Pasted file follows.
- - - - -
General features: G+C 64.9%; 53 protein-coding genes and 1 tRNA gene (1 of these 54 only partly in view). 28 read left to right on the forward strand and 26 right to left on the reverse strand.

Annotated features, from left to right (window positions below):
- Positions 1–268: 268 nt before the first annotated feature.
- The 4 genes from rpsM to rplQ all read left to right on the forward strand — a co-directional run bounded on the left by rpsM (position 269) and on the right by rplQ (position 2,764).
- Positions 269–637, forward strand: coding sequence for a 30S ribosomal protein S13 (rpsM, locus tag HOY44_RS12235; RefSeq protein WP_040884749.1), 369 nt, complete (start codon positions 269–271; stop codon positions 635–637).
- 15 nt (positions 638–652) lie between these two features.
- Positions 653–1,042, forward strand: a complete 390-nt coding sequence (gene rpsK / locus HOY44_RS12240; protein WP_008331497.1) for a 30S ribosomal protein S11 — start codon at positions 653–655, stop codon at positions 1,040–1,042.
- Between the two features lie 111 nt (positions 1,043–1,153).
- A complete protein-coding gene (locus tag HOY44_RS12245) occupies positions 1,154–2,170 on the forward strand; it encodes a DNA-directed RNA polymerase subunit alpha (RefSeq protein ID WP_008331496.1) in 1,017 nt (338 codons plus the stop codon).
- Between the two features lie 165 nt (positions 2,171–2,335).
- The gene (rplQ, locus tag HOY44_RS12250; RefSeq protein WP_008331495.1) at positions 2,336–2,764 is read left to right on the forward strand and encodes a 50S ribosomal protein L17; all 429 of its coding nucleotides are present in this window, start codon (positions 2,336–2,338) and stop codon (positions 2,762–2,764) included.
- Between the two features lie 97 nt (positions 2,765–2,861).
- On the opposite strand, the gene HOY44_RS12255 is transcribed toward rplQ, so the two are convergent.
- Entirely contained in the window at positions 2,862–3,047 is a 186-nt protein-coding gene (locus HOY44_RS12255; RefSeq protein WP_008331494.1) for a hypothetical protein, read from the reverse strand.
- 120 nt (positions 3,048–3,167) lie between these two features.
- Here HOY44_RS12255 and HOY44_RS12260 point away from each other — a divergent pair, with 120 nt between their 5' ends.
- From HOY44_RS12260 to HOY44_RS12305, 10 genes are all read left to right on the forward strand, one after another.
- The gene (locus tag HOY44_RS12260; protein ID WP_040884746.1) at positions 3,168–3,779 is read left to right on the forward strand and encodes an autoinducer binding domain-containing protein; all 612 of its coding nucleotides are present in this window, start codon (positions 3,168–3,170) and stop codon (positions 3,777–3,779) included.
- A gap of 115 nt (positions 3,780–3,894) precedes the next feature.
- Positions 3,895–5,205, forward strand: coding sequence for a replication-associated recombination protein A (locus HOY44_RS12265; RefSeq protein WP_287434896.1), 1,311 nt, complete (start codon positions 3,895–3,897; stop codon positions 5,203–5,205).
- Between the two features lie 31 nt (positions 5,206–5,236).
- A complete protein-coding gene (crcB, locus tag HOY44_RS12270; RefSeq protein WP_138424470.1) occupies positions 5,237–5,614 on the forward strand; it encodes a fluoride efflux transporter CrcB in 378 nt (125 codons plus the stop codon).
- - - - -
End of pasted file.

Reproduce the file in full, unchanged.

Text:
General features: G+C 64.9%; 53 protein-coding genes and 1 tRNA gene (1 of these 54 only partly in view). 28 read left to right on the forward strand and 26 right to left on the reverse strand.

Annotated features, from left to right (window positions below):
- Positions 1–268: 268 nt before the first annotated feature.
- The 4 genes from rpsM to rplQ all read left to right on the forward strand — a co-directional run bounded on the left by rpsM (position 269) and on the right by rplQ (position 2,764).
- Positions 269–637, forward strand: coding sequence for a 30S ribosomal protein S13 (rpsM, locus tag HOY44_RS12235; RefSeq protein WP_040884749.1), 369 nt, complete (start codon positions 269–271; stop codon positions 635–637).
- 15 nt (positions 638–652) lie between these two features.
- Positions 653–1,042, forward strand: a complete 390-nt coding sequence (gene rpsK / locus HOY44_RS12240; protein WP_008331497.1) for a 30S ribosomal protein S11 — start codon at positions 653–655, stop codon at positions 1,040–1,042.
- Between the two features lie 111 nt (positions 1,043–1,153).
- A complete protein-coding gene (locus tag HOY44_RS12245) occupies positions 1,154–2,170 on the forward strand; it encodes a DNA-directed RNA polymerase subunit alpha (RefSeq protein ID WP_008331496.1) in 1,017 nt (338 codons plus the stop codon).
- Between the two features lie 165 nt (positions 2,171–2,335).
- The gene (rplQ, locus tag HOY44_RS12250; RefSeq protein WP_008331495.1) at positions 2,336–2,764 is read left to right on the forward strand and encodes a 50S ribosomal protein L17; all 429 of its coding nucleotides are present in this window, start codon (positions 2,336–2,338) and stop codon (positions 2,762–2,764) included.
- Between the two features lie 97 nt (positions 2,765–2,861).
- On the opposite strand, the gene HOY44_RS12255 is transcribed toward rplQ, so the two are convergent.
- Entirely contained in the window at positions 2,862–3,047 is a 186-nt protein-coding gene (locus HOY44_RS12255; RefSeq protein WP_008331494.1) for a hypothetical protein, read from the reverse strand.
- 120 nt (positions 3,048–3,167) lie between these two features.
- Here HOY44_RS12255 and HOY44_RS12260 point away from each other — a divergent pair, with 120 nt between their 5' ends.
- From HOY44_RS12260 to HOY44_RS12305, 10 genes are all read left to right on the forward strand, one after another.
- The gene (locus tag HOY44_RS12260; protein ID WP_040884746.1) at positions 3,168–3,779 is read left to right on the forward strand and encodes an autoinducer binding domain-containing protein; all 612 of its coding nucleotides are present in this window, start codon (positions 3,168–3,170) and stop codon (positions 3,777–3,779) included.
- A gap of 115 nt (positions 3,780–3,894) precedes the next feature.
- Positions 3,895–5,205, forward strand: coding sequence for a replication-associated recombination protein A (locus HOY44_RS12265; RefSeq protein WP_287434896.1), 1,311 nt, complete (start codon positions 3,895–3,897; stop codon positions 5,203–5,205).
- Between the two features lie 31 nt (positions 5,206–5,236).
- A complete protein-coding gene (crcB, locus tag HOY44_RS12270; RefSeq protein WP_138424470.1) occupies positions 5,237–5,614 on the forward strand; it encodes a fluoride efflux transporter CrcB in 378 nt (125 codons plus the stop codon).